November 1st, 1891, a cyclone swept over Port Blair, the Indian Penal settlement in the Andaman islands. The "S.S. Enterprise," which was lying at her moorings, was caught by the tornado, and at 2 o'clock in the morning of the 2nd broke adrift, and was dashed upon the South Point Reef, where she soon went to pieces. There were eighty-three souls on board. few of them were pulled to safety by Female convicts who were said to have made a human chain to rescue few of the possible survivors.

Construction of cellular jail started in 1893 and completed in 1906.
Viper Island is very near to Port Blair and was the old Jail was British's used to harbor convicts. It has ruins of gallows atop a hillock. The Jail was abandoned when the Cellular Jail was constructed in 1906

Savarkar was brought to Andaman on July 4, 1911

Large number of Moplah families from Malabar (Kerala) who took part in Moplah revolt (1925) against British were brought ans settled in WimberleyGunj. Roughly at the same time a particular Tribe called 'Bhantu' notified as a criminal tribe by British were deported here and settled in FerrarGunj (named after Colonel Ferrar- the then Chief Commissioner). Ferrar was known to be an enthusiastic coloniser and wanted Andaman to be free and permanent settlement> this he envisioned could only be done by improving the quality of life of the settlers. Grants of land and 1 or 2 Buffalo's were given. there were roughly 6000 convicts in Andamans when World war 2 broke.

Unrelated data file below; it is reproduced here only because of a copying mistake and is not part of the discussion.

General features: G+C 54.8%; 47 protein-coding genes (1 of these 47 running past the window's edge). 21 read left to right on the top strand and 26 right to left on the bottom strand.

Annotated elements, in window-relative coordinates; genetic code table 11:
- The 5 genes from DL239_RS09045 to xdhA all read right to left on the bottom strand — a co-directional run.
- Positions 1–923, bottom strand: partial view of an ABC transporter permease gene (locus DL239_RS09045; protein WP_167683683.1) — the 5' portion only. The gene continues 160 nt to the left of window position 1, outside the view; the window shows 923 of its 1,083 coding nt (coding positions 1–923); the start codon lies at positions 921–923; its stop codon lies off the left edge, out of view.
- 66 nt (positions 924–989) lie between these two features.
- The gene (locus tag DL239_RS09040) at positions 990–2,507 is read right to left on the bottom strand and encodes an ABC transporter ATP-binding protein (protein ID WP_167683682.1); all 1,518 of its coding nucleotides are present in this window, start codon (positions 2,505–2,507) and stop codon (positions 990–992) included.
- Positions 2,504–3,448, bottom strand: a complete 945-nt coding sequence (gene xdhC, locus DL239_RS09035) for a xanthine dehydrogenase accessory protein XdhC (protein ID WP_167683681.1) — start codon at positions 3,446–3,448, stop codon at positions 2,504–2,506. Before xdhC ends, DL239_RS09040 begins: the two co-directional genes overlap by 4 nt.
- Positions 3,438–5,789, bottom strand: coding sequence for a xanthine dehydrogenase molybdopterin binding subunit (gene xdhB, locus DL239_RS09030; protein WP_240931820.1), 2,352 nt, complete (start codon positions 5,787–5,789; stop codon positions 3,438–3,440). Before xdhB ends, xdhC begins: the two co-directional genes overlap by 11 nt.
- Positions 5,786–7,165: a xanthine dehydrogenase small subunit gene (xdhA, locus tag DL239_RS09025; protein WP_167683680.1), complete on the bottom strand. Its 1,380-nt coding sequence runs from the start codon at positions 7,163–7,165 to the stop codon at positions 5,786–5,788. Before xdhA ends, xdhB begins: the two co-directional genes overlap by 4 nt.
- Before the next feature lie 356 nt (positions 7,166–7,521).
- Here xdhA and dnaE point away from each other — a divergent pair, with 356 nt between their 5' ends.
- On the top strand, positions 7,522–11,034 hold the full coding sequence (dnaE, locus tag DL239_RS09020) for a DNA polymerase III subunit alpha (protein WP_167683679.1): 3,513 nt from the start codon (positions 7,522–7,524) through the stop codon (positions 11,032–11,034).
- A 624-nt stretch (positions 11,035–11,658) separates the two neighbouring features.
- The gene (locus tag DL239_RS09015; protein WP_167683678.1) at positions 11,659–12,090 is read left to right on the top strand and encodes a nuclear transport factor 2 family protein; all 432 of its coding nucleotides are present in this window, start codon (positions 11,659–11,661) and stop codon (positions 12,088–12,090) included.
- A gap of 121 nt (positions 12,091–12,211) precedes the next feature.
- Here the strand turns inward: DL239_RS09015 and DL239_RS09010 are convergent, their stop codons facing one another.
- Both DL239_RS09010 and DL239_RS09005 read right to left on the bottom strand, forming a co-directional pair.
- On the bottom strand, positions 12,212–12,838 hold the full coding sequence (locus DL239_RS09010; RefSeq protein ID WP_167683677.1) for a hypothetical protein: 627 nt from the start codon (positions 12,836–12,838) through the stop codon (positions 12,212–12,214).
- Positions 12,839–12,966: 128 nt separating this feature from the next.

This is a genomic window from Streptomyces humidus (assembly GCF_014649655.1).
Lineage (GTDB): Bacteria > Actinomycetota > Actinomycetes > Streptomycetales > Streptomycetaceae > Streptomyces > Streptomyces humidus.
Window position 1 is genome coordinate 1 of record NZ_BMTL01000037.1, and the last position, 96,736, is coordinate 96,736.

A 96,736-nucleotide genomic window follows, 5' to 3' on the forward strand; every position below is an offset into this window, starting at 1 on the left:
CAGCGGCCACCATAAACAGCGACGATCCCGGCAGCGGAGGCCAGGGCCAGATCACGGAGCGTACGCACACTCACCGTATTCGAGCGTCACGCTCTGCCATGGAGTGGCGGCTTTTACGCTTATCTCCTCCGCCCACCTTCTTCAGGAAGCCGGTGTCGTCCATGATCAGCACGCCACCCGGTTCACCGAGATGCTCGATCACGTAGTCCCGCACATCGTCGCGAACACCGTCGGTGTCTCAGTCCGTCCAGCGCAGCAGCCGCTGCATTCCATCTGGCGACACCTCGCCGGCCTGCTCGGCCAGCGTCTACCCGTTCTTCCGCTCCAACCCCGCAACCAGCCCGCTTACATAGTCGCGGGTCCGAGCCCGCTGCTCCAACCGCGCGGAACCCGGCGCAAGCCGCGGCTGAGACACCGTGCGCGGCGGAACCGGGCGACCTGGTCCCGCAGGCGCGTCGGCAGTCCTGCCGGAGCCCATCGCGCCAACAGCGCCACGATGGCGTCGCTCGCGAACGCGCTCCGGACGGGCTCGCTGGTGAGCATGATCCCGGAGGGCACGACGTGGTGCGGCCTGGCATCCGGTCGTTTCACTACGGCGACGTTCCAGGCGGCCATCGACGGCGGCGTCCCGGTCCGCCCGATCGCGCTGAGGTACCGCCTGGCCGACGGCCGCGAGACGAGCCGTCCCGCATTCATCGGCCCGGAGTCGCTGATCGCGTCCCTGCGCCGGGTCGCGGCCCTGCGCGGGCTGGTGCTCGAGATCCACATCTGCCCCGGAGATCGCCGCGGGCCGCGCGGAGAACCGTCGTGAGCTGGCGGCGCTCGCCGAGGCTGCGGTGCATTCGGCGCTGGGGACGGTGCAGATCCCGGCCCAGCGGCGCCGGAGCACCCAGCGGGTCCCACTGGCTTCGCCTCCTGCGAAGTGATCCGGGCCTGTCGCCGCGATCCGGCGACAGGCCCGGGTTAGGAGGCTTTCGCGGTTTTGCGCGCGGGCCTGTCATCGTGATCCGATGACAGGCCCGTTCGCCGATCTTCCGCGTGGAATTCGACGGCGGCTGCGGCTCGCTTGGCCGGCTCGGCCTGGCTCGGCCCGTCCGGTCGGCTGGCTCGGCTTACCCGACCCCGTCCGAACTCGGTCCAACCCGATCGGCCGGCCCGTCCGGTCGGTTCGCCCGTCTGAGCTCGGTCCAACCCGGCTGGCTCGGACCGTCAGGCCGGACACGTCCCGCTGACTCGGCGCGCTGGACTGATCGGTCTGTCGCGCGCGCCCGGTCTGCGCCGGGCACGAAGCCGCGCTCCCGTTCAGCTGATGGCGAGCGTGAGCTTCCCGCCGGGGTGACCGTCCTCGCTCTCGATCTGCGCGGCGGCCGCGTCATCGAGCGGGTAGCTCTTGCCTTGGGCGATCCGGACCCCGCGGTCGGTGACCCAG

A powerful earthquake rocked Andaman on June 26, 1941. Ross Island was the administrative headquarters during the time. The earthquake might have generated a Tsunami in the Andaman sea and the Bay of Bengal. After the earthquake the headquarters was shifted to Port Blair
The population in these Islands was roughly 9000 in 1941

The Final batch of convicts were soldier mutineers belonging to Central India Horse and Royal Indian Army Secirty Corps.
On March 23, 1942, Japanese forces invaded the Andaman & Nicobar Islands. The British fled from Andaman except for the Deputy Superintendent, whom they publicly executed, along with a popular Sikh doctor. the population was roughly around 20,000 when the Japanese arrived.

Netaji's Azad Hind Fauz first of all gave independence to Port Blair, Andaman. Netaji visited the Andaman Island and hoisted the tricolour flag on 30 December 1943. He had declared that the very first bastion to be relieved of the British yolk was Andaman

Chief Commissioners / Administrators of Andaman and Nicobar Islands

01. Dr.James Pettison Walker 1858-1859 
02. Captain Haughton 1859-1862 
03. R.L. Tytler 1862-1864 
04. Lt. Col. Ford 1864-1868 
05. Col H. Man 1868-1871 
06. Major Gen. Donald Martin Stewart, C.B. 1872 (15th July 1872) 
07. General Donald Martin Stewart, CGB,GCSI,CIE 1872-1875 
08. Captain Montague Protheroe 1875 (7th May) 
09. Major General Charles Arthur Barwell, IA 1875-1876 (26 May 1875)